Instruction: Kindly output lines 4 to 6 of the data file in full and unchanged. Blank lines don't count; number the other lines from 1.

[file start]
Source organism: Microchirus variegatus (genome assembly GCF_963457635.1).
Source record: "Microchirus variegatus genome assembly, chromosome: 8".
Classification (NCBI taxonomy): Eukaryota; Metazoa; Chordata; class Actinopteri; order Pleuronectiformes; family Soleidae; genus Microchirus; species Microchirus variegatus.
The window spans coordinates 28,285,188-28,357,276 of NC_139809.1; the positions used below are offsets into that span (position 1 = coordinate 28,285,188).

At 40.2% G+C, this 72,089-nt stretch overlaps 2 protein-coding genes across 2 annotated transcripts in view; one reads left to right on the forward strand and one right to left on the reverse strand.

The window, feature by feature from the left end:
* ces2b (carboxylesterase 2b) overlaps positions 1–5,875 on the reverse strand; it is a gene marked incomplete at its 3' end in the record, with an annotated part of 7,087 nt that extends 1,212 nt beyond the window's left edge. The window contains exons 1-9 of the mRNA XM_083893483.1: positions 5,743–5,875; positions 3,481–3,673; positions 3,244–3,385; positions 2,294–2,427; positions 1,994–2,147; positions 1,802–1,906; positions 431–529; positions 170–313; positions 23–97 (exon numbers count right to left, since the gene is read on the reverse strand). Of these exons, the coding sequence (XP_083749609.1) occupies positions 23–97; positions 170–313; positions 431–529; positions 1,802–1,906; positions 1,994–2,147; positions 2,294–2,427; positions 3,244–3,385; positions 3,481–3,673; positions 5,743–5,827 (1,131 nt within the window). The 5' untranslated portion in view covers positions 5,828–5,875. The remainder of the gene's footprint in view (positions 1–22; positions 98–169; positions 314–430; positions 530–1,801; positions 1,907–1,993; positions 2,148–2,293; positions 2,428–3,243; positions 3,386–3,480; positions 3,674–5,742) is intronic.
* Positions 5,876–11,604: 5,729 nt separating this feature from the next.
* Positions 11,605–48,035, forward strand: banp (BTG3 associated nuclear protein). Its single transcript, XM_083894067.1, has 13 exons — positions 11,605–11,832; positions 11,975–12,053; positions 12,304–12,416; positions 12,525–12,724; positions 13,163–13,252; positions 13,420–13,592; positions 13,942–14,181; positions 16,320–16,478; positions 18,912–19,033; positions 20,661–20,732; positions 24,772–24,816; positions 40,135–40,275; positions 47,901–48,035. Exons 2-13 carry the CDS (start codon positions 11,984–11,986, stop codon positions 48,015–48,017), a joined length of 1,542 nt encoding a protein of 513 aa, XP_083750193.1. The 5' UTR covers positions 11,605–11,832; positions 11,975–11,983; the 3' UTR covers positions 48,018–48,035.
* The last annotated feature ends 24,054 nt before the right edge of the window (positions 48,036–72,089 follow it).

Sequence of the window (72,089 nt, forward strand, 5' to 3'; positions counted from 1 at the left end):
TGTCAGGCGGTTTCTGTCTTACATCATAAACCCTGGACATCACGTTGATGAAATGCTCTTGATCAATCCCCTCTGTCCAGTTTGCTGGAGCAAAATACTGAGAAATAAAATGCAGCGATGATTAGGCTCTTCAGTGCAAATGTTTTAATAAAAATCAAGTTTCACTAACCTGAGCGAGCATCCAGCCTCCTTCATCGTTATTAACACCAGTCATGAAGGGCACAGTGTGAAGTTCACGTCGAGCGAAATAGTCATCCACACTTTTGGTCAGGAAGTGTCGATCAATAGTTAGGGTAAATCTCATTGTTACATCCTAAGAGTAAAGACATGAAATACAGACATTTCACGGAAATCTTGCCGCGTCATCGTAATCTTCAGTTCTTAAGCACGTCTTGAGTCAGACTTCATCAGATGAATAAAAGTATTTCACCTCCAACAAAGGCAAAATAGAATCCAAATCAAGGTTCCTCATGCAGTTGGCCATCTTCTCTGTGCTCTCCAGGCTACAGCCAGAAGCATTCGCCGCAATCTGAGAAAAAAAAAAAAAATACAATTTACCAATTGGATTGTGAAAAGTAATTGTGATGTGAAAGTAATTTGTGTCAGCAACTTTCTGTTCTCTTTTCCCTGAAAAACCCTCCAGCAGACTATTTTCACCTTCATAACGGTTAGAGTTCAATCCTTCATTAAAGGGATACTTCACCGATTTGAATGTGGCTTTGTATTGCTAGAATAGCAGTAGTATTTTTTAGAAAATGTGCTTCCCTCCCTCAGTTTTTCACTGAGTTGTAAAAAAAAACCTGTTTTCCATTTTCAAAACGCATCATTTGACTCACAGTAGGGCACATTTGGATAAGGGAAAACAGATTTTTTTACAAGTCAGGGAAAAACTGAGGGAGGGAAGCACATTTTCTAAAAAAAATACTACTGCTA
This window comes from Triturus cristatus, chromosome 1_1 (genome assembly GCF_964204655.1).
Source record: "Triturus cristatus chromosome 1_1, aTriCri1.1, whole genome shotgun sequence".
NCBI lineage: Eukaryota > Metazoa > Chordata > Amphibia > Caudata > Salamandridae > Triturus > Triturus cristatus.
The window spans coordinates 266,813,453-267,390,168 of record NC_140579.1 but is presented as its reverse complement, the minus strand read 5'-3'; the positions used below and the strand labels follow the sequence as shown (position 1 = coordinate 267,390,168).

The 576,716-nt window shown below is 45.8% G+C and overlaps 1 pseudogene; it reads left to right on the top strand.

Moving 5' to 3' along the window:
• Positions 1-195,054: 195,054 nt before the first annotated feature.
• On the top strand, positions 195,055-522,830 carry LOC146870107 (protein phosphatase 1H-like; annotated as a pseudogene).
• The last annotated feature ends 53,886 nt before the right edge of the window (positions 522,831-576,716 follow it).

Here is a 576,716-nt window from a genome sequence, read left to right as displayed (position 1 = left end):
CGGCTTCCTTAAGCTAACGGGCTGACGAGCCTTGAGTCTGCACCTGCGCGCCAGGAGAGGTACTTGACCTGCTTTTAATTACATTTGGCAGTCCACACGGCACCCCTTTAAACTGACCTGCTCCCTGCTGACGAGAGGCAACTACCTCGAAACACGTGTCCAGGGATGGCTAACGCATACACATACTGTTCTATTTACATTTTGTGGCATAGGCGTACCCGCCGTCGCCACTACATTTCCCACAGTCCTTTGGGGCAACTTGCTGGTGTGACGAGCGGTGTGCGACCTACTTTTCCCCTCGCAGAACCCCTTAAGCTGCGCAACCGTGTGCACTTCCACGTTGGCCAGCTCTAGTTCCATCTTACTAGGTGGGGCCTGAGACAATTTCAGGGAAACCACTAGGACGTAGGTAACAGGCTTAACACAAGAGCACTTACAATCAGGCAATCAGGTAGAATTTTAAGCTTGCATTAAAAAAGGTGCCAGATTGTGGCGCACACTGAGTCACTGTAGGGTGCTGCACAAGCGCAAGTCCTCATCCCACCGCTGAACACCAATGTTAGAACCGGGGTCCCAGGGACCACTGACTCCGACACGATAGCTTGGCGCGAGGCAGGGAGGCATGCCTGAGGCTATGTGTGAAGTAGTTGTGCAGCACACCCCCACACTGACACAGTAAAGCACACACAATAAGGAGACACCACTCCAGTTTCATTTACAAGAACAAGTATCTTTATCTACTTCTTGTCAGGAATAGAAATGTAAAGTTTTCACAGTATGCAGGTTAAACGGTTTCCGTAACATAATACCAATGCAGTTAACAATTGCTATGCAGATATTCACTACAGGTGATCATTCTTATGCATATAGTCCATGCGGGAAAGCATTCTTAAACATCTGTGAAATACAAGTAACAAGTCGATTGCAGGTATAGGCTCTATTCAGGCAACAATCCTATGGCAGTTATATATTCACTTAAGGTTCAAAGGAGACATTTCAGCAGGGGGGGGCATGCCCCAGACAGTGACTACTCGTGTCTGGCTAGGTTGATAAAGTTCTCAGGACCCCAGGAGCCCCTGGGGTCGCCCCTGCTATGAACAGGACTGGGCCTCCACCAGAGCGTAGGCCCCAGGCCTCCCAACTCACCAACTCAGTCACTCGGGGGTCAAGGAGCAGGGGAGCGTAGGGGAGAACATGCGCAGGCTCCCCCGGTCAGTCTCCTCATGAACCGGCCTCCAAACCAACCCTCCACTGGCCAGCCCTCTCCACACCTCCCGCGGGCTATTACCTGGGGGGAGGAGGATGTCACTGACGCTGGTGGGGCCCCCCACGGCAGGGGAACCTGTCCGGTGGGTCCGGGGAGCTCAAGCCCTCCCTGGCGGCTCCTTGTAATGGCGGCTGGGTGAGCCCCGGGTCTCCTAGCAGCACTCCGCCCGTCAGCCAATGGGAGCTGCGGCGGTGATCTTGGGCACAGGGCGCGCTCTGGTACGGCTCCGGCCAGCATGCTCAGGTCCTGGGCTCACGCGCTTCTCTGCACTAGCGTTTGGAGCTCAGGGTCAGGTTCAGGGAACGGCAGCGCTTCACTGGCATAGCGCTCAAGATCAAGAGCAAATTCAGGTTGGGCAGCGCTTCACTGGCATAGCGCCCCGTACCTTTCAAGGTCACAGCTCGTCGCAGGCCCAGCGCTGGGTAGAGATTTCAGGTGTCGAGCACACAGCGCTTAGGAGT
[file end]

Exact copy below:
The window spans coordinates 28,285,188-28,357,276 of NC_139809.1; the positions used below are offsets into that span (position 1 = coordinate 28,285,188).

At 40.2% G+C, this 72,089-nt stretch overlaps 2 protein-coding genes across 2 annotated transcripts in view; one reads left to right on the forward strand and one right to left on the reverse strand.

The window, feature by feature from the left end: